Jane and Mulaudzi impressed, and earned their first professional contracts. Garriock says Jane’s “technical ability in midfield is simply outstanding”, and was won over by Mulaudzi’s pace and aggression. Jane will go to Canberra immediately after playing in the Cosafa Women’s Championship final on Saturday against Cameroon.

Her new club, which starts the Westfield W-League on 28 October, would have preferred her not to play for Banyana in the tournament in case she gets injured. Jane was supposed to have left South Africa on 28 August. But her patriotism wouldn’t allow her to abandon her country in their time of need. 

People in her corner

The midfielder from Soweto started her football career as a self-appointed ball girl for her brother’s team at the age of six. The coach was impressed with her determination, so he taught her the basics that helped her when she joined Pimville Thebe Stars, a boys’ team.

Jane eventually captained Stars before moving to Colchester, her first girls’ team. Mamelodi Sundowns Ladies then snapped her up before going to Vaal University of Technology, and then returning to Sundowns. Tshwane University of Technology (TUT), where she is doing her masters in marketing, was her last home before she signed for Canberra.  

Jane will continue doing her masters in Australia. “Fifi”, as she is affectionately known, speaks glowingly about the good support structure she has, from her lecturers at TUT to her business manager Christa Kgamphe, supervisor Dr. Pam Serra, her teammates and her family. 

“There was a point where we [Mulaudzi and I] wanted to give up because we felt that we wouldn’t be able to raise the money,” Jane says. “The whole process wasn’t easy on us emotionally, because one day it would look like we will be able to go and the following day we would feel like giving up because things weren’t coming together. The support I had from the people around me kept me going and motivates me to do well in Australia. We went through so much to get here, but it doesn’t mean that we will now relax and do whatever we want. There’s still so much to do. This is just the beginning.”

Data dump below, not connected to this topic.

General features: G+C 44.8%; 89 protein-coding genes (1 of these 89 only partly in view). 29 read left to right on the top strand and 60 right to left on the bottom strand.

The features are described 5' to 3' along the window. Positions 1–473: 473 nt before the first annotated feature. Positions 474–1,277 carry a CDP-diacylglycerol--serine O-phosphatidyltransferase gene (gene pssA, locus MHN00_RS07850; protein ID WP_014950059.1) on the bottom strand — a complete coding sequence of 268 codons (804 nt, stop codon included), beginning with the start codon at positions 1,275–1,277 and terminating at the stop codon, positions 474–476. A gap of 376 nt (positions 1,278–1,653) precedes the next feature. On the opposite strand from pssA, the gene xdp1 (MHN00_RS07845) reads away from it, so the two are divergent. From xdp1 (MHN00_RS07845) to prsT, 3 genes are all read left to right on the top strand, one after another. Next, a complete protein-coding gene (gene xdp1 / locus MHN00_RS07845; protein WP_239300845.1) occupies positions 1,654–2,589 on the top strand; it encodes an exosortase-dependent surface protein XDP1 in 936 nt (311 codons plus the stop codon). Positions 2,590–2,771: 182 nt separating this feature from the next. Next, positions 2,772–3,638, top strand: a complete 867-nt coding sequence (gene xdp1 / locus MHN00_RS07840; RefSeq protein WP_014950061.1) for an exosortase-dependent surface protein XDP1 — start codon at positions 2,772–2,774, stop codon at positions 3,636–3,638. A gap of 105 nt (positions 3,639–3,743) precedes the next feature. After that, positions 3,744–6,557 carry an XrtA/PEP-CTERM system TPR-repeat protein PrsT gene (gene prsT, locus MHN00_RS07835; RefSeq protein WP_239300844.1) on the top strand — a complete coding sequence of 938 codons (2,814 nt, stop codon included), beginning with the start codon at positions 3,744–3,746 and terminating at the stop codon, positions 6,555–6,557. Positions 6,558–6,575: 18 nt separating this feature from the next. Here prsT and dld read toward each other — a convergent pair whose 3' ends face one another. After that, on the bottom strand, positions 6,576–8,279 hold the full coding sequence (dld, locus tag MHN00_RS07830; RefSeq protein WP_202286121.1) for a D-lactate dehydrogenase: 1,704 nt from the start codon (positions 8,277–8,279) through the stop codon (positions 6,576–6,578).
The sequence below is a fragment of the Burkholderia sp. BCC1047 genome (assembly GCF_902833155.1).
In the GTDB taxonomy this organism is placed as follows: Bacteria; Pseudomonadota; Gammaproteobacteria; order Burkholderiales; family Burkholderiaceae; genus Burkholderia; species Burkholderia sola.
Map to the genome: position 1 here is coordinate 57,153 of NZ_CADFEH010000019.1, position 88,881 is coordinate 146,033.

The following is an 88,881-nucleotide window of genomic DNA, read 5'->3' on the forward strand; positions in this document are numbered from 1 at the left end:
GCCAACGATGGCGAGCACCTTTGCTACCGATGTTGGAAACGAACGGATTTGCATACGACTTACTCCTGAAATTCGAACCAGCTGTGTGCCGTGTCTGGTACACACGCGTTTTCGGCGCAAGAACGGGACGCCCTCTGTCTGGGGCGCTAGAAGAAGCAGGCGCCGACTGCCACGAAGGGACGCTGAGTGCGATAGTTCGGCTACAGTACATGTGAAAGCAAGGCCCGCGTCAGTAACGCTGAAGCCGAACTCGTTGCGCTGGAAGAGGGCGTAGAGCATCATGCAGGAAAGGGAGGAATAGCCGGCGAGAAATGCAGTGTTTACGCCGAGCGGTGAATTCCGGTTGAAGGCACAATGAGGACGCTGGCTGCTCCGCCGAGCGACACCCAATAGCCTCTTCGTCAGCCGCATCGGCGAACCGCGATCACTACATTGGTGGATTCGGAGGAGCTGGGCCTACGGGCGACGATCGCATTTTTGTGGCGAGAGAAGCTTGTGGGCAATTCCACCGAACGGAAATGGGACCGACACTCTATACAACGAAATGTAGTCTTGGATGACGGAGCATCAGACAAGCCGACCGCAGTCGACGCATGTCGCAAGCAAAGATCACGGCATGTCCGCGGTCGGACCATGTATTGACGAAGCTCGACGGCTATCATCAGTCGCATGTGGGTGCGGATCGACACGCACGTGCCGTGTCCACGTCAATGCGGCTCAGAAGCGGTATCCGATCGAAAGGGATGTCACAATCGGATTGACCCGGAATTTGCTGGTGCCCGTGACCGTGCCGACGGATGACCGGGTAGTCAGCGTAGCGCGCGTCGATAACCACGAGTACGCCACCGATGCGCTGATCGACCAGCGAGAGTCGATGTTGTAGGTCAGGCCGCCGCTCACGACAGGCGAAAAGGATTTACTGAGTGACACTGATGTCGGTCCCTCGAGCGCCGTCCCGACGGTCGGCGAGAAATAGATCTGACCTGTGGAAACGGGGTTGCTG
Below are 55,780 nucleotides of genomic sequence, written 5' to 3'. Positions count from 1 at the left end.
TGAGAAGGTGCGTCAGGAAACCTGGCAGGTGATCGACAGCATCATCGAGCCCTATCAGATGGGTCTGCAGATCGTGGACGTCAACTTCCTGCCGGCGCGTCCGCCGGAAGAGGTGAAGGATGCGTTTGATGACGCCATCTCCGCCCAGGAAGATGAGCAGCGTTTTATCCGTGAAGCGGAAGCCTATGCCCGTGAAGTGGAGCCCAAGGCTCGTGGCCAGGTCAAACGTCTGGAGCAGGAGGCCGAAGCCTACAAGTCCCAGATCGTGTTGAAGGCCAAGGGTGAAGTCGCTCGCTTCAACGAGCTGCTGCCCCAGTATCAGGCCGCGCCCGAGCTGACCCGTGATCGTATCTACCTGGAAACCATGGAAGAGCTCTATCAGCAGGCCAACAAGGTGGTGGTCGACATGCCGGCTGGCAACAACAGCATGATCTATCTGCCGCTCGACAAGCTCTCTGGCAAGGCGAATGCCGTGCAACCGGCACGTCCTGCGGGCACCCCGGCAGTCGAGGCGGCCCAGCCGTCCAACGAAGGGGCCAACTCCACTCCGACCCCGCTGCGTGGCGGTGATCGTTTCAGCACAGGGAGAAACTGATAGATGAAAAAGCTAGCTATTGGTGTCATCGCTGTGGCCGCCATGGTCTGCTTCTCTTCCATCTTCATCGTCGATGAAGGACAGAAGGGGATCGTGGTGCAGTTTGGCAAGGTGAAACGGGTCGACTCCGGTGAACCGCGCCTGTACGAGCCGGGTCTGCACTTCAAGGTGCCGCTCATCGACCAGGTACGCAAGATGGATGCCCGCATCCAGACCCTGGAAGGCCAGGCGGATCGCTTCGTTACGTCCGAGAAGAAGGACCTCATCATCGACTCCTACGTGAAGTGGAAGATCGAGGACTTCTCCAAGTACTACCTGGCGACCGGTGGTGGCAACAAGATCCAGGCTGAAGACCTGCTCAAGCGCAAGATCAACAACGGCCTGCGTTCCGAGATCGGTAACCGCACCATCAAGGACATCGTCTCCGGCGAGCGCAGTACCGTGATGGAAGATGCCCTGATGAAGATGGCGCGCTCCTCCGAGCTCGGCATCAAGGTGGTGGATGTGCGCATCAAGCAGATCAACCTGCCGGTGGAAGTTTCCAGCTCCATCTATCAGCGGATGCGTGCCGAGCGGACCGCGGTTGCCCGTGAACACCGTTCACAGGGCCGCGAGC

For club and country 

There’s a strong possibility that Jane will miss the Africa Women’s Cup of Nations, which could be played in South Africa instead of Ghana from 17 November to 1 December. The tournament falls outside the Fifa calendar even though it’s a qualifier for the Fifa World Cup, and comes at a time when Jane is settling into her new home. 

Jane is torn. Most people in her situation wouldn’t think twice – they would ditch the national team, particularly after Safa didn’t lift a finger to help her realise her dream. But Jane isn’t like most people. She wears her heart on her sleeve and puts South Africa first, no matter what. She is determined, gracious and mentally strong, which is why she survived what she went through and still put her best foot forward in a foreign country.  

“I always give my all whenever I am given a chance to play for my country, because, one, you never know who is watching you, and, two, there’s a girl somewhere in South Africa who looks up to you and you’re her inspiration and hope, so you must always carry yourself with dignity for her,” says Jane.
 
“When I look back at where I come from, what I had to go through to be here, I just appreciate the opportunity that was given to me, because I know that things don’t come easy for people like us. If you look at where we come from in black families, things never come easy for us, so you just want to make everyone proud, especially the people who have been there for you. I am not doing this only for myself. I am also doing it for everyone who has supported me.”